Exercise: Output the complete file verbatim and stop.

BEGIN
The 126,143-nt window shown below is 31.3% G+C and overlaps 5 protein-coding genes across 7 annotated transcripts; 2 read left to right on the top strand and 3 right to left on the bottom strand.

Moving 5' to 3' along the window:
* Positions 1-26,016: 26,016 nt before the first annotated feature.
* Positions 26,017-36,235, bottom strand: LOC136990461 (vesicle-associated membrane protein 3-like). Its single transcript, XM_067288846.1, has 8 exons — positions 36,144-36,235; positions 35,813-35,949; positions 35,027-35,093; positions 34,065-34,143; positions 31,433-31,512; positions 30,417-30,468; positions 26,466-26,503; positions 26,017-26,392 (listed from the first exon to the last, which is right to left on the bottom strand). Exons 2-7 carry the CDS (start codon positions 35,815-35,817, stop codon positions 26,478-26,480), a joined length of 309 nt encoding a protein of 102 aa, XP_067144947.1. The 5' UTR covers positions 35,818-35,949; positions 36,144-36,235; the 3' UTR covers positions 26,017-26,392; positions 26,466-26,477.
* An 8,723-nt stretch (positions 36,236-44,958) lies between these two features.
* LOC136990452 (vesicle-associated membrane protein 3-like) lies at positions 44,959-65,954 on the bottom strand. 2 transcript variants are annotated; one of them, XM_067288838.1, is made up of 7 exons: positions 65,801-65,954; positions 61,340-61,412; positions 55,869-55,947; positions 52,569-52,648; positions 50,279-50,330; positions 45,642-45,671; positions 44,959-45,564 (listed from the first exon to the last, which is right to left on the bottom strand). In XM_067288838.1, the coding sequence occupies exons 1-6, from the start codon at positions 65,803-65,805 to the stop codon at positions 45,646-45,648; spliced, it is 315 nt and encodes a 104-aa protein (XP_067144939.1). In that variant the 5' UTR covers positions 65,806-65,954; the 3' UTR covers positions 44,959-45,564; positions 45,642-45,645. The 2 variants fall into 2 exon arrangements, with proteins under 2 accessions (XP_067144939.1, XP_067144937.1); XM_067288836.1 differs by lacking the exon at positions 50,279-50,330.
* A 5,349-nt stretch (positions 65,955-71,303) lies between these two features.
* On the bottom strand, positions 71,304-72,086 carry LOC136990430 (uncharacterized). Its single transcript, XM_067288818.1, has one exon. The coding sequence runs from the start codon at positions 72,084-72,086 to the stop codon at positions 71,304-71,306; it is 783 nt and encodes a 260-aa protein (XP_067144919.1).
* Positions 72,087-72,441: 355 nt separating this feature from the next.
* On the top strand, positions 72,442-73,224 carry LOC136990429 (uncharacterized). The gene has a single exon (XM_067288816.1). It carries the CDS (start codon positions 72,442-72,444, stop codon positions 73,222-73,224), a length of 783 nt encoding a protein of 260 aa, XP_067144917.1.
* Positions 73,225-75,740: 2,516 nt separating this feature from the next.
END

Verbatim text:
The 126,143-nt window shown below is 31.3% G+C and overlaps 5 protein-coding genes across 7 annotated transcripts; 2 read left to right on the top strand and 3 right to left on the bottom strand.

Moving 5' to 3' along the window:
* Positions 1-26,016: 26,016 nt before the first annotated feature.
* Positions 26,017-36,235, bottom strand: LOC136990461 (vesicle-associated membrane protein 3-like). Its single transcript, XM_067288846.1, has 8 exons — positions 36,144-36,235; positions 35,813-35,949; positions 35,027-35,093; positions 34,065-34,143; positions 31,433-31,512; positions 30,417-30,468; positions 26,466-26,503; positions 26,017-26,392 (listed from the first exon to the last, which is right to left on the bottom strand). Exons 2-7 carry the CDS (start codon positions 35,815-35,817, stop codon positions 26,478-26,480), a joined length of 309 nt encoding a protein of 102 aa, XP_067144947.1. The 5' UTR covers positions 35,818-35,949; positions 36,144-36,235; the 3' UTR covers positions 26,017-26,392; positions 26,466-26,477.
* An 8,723-nt stretch (positions 36,236-44,958) lies between these two features.
* LOC136990452 (vesicle-associated membrane protein 3-like) lies at positions 44,959-65,954 on the bottom strand. 2 transcript variants are annotated; one of them, XM_067288838.1, is made up of 7 exons: positions 65,801-65,954; positions 61,340-61,412; positions 55,869-55,947; positions 52,569-52,648; positions 50,279-50,330; positions 45,642-45,671; positions 44,959-45,564 (listed from the first exon to the last, which is right to left on the bottom strand). In XM_067288838.1, the coding sequence occupies exons 1-6, from the start codon at positions 65,803-65,805 to the stop codon at positions 45,646-45,648; spliced, it is 315 nt and encodes a 104-aa protein (XP_067144939.1). In that variant the 5' UTR covers positions 65,806-65,954; the 3' UTR covers positions 44,959-45,564; positions 45,642-45,645. The 2 variants fall into 2 exon arrangements, with proteins under 2 accessions (XP_067144939.1, XP_067144937.1); XM_067288836.1 differs by lacking the exon at positions 50,279-50,330.
* A 5,349-nt stretch (positions 65,955-71,303) lies between these two features.
* On the bottom strand, positions 71,304-72,086 carry LOC136990430 (uncharacterized). Its single transcript, XM_067288818.1, has one exon. The coding sequence runs from the start codon at positions 72,084-72,086 to the stop codon at positions 71,304-71,306; it is 783 nt and encodes a 260-aa protein (XP_067144919.1).
* Positions 72,087-72,441: 355 nt separating this feature from the next.
* On the top strand, positions 72,442-73,224 carry LOC136990429 (uncharacterized). The gene has a single exon (XM_067288816.1). It carries the CDS (start codon positions 72,442-72,444, stop codon positions 73,222-73,224), a length of 783 nt encoding a protein of 260 aa, XP_067144917.1.
* Positions 73,225-75,740: 2,516 nt separating this feature from the next.